We recently reached that undefinable, (in advance), crunch point at which the sum of all fears just becomes too much to bear. Each of the clouds hanging over the markets might not have been, and indeed haven't been, by themselves enough-IMF world growth fears, deflation fears, Germany growth fears, French downgrade, Greek exit, Ukraine, China slowdown, Schauble clash with Draghi, and Ebola, but suddenly, together, they just became too much to ignore-especially with the crutch of US QE about to be taken away......and the ECB apparently reluctant or unable to step up to the plate with 'proper' QE.
So where now for US stock markets? Is this the time to bank profits made on the long climb from March 2009 lows; are we really embarking on a meaningful, >10% retracement? It's certainly the case that the two previous occasions in recent history on which the Fed allowed tiny shrinkage of its balance sheet, in 2010 and 2011/12, coincided with distinct pauses, if not setbacks, in the otherwise inexorable equity market rally of the last 5 and a half years. (I've chosen to ignore the post-QE1 balance sheet reduction, although the market did indeed tank then, as markets were still in shock after the Lehman bankruptcy).
Let's focus on the US economy and markets. The declines in stocks which we witnessed over the past few weeks seem to massively exaggerate any real or potential downturn in the US economy, which is still producing new jobs at a rate of roughly 200,000 per month, jobless claims keep plummeting, the JOLTS job openings report looks good, as do PMI's, the housing market seems relatively healthy, as does industrial production, and the daily Rasmussen consumer confidence index remains relatively robust, despite air strikes and Ebola. It's true that retail sales for September were a tad disappointing, but this is a noisy series, with 3m averages looking fine and lower oil, and hence petrol prices, should help there.
The only indicators one might choose to fret about are the continued low levels of average earnings growth and inflation, but we know the Fed is also worried about these, as evidenced by the extraordinarily dovish minutes of the September FOMC meeting. Consider last week's comments from non-voting Fed hawk Bullard, who said, 'Inflation expectations are declining in the U.S.,' and, 'That's an important consideration for a central bank. And for that reason I think that a logical policy response at this juncture may be to delay the end of the QE.' And he's a hawk! The dovish Minneapolis Fed President Kocherlakota suggested that rate hikes should not come before 2016, as the Fed could do more to help with regard to employment and inflation.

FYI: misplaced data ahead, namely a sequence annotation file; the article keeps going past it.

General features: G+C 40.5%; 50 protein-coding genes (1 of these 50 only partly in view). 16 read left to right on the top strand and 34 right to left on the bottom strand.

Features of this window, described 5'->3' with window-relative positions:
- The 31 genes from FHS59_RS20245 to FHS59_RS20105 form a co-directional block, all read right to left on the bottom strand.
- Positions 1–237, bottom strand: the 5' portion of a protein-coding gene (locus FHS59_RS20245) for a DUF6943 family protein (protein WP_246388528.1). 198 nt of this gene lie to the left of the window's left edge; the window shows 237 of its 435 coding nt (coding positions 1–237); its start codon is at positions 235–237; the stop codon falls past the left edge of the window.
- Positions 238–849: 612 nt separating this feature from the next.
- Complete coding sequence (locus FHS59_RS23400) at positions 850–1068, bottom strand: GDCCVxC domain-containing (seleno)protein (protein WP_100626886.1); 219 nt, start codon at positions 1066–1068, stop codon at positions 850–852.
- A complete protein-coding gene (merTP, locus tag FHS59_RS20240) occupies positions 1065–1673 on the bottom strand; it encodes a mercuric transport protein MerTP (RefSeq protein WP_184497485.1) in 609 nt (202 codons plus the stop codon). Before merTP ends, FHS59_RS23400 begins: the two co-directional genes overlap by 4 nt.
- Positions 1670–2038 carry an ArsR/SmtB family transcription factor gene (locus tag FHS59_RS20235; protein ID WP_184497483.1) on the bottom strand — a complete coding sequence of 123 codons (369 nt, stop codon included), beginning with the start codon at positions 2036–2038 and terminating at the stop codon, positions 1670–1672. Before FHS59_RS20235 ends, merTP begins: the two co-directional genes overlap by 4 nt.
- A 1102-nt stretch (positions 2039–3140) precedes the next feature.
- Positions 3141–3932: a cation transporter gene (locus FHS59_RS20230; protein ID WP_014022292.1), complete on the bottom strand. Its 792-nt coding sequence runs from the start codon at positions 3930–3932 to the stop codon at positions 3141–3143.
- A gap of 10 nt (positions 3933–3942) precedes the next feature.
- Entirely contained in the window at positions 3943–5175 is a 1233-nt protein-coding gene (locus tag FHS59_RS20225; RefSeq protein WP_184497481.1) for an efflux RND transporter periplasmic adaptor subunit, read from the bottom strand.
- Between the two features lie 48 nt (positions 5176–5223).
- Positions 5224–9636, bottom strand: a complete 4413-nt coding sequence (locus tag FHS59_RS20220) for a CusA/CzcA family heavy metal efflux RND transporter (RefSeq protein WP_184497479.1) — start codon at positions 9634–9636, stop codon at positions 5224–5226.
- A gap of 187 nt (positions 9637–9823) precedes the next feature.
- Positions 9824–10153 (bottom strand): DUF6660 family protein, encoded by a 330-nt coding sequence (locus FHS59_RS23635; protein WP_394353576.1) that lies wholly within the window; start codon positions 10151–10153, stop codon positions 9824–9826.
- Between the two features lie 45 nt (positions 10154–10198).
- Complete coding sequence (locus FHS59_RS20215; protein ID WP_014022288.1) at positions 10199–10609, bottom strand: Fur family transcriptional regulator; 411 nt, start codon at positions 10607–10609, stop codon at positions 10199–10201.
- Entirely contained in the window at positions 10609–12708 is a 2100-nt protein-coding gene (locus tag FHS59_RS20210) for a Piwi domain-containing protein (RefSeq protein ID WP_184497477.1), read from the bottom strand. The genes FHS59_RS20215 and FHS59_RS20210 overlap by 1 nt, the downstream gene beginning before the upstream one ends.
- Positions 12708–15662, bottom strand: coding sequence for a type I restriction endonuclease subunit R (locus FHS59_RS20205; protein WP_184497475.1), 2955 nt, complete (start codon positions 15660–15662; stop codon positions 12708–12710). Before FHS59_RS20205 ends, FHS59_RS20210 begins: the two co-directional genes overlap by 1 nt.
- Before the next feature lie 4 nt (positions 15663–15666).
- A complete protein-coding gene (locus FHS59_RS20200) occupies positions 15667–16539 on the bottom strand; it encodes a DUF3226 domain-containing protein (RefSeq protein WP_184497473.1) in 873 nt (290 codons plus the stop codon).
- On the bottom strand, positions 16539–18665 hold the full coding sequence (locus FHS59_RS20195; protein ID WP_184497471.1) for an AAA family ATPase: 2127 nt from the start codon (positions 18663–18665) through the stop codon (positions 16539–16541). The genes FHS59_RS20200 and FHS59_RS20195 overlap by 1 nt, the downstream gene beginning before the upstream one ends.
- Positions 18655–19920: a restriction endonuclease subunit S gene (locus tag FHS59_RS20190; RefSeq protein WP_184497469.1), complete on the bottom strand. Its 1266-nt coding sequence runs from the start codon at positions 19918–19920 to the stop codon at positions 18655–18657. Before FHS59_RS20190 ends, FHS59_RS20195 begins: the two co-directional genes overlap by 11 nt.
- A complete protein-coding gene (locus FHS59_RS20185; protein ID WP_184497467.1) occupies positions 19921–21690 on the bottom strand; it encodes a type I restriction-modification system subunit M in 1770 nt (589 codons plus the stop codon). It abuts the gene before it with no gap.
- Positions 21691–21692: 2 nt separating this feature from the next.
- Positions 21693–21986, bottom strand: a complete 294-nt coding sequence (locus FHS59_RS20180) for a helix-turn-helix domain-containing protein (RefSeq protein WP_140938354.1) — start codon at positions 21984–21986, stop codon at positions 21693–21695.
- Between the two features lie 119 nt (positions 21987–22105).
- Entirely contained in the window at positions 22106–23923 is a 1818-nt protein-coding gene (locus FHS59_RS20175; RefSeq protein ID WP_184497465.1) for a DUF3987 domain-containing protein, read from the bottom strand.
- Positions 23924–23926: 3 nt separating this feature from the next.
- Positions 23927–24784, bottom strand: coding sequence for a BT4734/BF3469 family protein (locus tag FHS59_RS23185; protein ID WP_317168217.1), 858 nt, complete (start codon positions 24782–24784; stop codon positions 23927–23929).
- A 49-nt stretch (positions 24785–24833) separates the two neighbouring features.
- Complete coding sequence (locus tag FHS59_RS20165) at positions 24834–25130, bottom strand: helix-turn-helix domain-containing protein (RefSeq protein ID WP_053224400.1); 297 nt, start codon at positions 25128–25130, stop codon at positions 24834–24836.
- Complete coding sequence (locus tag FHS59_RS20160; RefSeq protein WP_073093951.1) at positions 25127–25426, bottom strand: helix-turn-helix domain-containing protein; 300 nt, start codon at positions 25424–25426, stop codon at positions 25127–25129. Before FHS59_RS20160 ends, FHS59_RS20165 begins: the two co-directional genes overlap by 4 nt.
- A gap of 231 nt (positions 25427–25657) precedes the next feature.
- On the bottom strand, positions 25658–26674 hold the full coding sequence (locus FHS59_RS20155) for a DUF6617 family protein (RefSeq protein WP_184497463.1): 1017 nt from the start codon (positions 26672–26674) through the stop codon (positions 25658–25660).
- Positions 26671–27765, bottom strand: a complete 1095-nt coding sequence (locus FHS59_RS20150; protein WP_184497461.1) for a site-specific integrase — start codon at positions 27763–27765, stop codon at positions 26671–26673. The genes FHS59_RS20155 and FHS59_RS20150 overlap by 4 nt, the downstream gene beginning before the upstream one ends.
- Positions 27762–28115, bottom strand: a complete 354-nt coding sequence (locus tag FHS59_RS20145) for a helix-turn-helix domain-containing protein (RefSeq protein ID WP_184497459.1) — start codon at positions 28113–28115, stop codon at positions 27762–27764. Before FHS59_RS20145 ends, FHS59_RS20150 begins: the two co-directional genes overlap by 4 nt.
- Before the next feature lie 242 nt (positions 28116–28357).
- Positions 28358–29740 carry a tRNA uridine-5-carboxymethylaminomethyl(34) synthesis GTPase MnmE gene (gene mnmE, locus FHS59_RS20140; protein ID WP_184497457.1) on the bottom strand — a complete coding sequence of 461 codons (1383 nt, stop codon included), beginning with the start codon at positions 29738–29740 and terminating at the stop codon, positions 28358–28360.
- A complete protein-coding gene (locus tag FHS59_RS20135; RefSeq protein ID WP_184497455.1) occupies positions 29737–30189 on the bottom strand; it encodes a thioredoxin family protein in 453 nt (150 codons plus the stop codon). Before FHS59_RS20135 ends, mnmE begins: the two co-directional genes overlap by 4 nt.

What about the decline in oil prices? Isn't that a bearish leading indicator of global demand? Well it can be, and we all know the European economy's demand for oil is hardly likely to be spiking higher anytime soon, but supply is also growing-Libya and Iraq continue to increase production, as does the US, with the latter possibly tempting Saudi Arabia to desist from increase in output, so as to force the oil price below the cost of US shale production.
Admittedly, falling commodity prices may mean that CPI inflation fails to rebound, especially as the Eurozone, Japan and Switzerland all continue to endeavour to export deflation via weaker currencies, but we know from the Fed minutes that the FOMC is all over this, having identified an excessively strong dollar as a risk in this regard.
What about Europe? Sure, the Eurozone economy will continue to flatline at best, with 1% now an optimistic 2015 growth forecast, and inflation will flirt with deflation, but with Germany sharing the pain this time therein lie the seeds of success for Draghi in his mission to persuade Schauble and the German public that full-blown QE will be the only way to revive their economy. Hence also achieving his avowed aim of a Euro 1 trillion expansion of the ECB's balance sheet to avoid deflation and weaken the Euro. The ECB staff's preliminary 2017 inflation forecast, to be released on 4th December, and the second TLTRO allocation on 11th December will be key milestones. The endgame will be a further addition to global liquidity, ultimately finding its way into stock markets.
Chinese growth may be moderating as the economy rebalances from investment and exports to consumption and the housing market may appear wobbly, but the authorities have enormous resources at their disposal to address any acceleration in these downturns; we have already seen piecemeal easing measures and we will see more. Take property; down payment requirements could be relaxed, mortgages could be excluded from banks' loan to deposit ratios, supply could be controlled by disincentivising land sales by local governments-instead, central government could forbid this and force local authorities to issue municipal bonds, say.
Finally, Ebola. We're all amateur virologists now, but hopefully President Obama was correct when he said that "the dangers of a serious outbreak, (in the US), are extraordinarily low."
Could we retest the recent lows in US stocks, or even the year's low at 1742 in the S. & P.? Sure, but I believe central bankers will once again ride to the rescue.